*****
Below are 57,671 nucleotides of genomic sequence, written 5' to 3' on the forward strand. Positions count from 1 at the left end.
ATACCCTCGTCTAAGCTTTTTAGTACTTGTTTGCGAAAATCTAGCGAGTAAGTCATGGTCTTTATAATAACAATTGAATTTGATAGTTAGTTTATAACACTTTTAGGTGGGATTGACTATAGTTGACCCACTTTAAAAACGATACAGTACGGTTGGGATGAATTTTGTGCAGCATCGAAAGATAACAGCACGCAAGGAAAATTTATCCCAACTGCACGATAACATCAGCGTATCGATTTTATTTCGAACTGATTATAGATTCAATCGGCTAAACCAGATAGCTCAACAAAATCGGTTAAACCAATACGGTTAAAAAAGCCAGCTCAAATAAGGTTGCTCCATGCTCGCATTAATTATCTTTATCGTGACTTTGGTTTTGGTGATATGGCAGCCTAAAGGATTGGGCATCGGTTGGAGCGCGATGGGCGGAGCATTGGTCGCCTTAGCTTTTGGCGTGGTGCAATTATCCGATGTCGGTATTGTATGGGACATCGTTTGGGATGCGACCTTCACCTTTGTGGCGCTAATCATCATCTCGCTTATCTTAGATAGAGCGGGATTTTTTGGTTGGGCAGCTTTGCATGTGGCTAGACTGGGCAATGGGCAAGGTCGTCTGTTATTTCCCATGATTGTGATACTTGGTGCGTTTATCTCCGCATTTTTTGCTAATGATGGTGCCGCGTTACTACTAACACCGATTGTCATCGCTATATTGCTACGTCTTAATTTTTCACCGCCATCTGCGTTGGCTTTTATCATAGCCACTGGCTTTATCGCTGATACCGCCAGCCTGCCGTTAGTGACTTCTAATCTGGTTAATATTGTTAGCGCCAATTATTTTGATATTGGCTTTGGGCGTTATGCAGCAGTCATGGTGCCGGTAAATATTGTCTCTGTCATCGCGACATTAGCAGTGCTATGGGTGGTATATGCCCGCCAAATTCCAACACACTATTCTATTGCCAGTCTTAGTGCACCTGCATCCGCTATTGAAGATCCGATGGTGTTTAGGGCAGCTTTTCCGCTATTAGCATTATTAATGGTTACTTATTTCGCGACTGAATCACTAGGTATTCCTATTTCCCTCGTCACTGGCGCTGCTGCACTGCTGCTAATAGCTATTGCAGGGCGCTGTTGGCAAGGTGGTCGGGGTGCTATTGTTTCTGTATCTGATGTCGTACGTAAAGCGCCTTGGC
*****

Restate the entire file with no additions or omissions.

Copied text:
Below are 57,671 nucleotides of genomic sequence, written 5' to 3' on the forward strand. Positions count from 1 at the left end.
ATACCCTCGTCTAAGCTTTTTAGTACTTGTTTGCGAAAATCTAGCGAGTAAGTCATGGTCTTTATAATAACAATTGAATTTGATAGTTAGTTTATAACACTTTTAGGTGGGATTGACTATAGTTGACCCACTTTAAAAACGATACAGTACGGTTGGGATGAATTTTGTGCAGCATCGAAAGATAACAGCACGCAAGGAAAATTTATCCCAACTGCACGATAACATCAGCGTATCGATTTTATTTCGAACTGATTATAGATTCAATCGGCTAAACCAGATAGCTCAACAAAATCGGTTAAACCAATACGGTTAAAAAAGCCAGCTCAAATAAGGTTGCTCCATGCTCGCATTAATTATCTTTATCGTGACTTTGGTTTTGGTGATATGGCAGCCTAAAGGATTGGGCATCGGTTGGAGCGCGATGGGCGGAGCATTGGTCGCCTTAGCTTTTGGCGTGGTGCAATTATCCGATGTCGGTATTGTATGGGACATCGTTTGGGATGCGACCTTCACCTTTGTGGCGCTAATCATCATCTCGCTTATCTTAGATAGAGCGGGATTTTTTGGTTGGGCAGCTTTGCATGTGGCTAGACTGGGCAATGGGCAAGGTCGTCTGTTATTTCCCATGATTGTGATACTTGGTGCGTTTATCTCCGCATTTTTTGCTAATGATGGTGCCGCGTTACTACTAACACCGATTGTCATCGCTATATTGCTACGTCTTAATTTTTCACCGCCATCTGCGTTGGCTTTTATCATAGCCACTGGCTTTATCGCTGATACCGCCAGCCTGCCGTTAGTGACTTCTAATCTGGTTAATATTGTTAGCGCCAATTATTTTGATATTGGCTTTGGGCGTTATGCAGCAGTCATGGTGCCGGTAAATATTGTCTCTGTCATCGCGACATTAGCAGTGCTATGGGTGGTATATGCCCGCCAAATTCCAACACACTATTCTATTGCCAGTCTTAGTGCACCTGCATCCGCTATTGAAGATCCGATGGTGTTTAGGGCAGCTTTTCCGCTATTAGCATTATTAATGGTTACTTATTTCGCGACTGAATCACTAGGTATTCCTATTTCCCTCGTCACTGGCGCTGCTGCACTGCTGCTAATAGCTATTGCAGGGCGCTGTTGGCAAGGTGGTCGGGGTGCTATTGTTTCTGTATCTGATGTCGTACGTAAAGCGCCTTGGC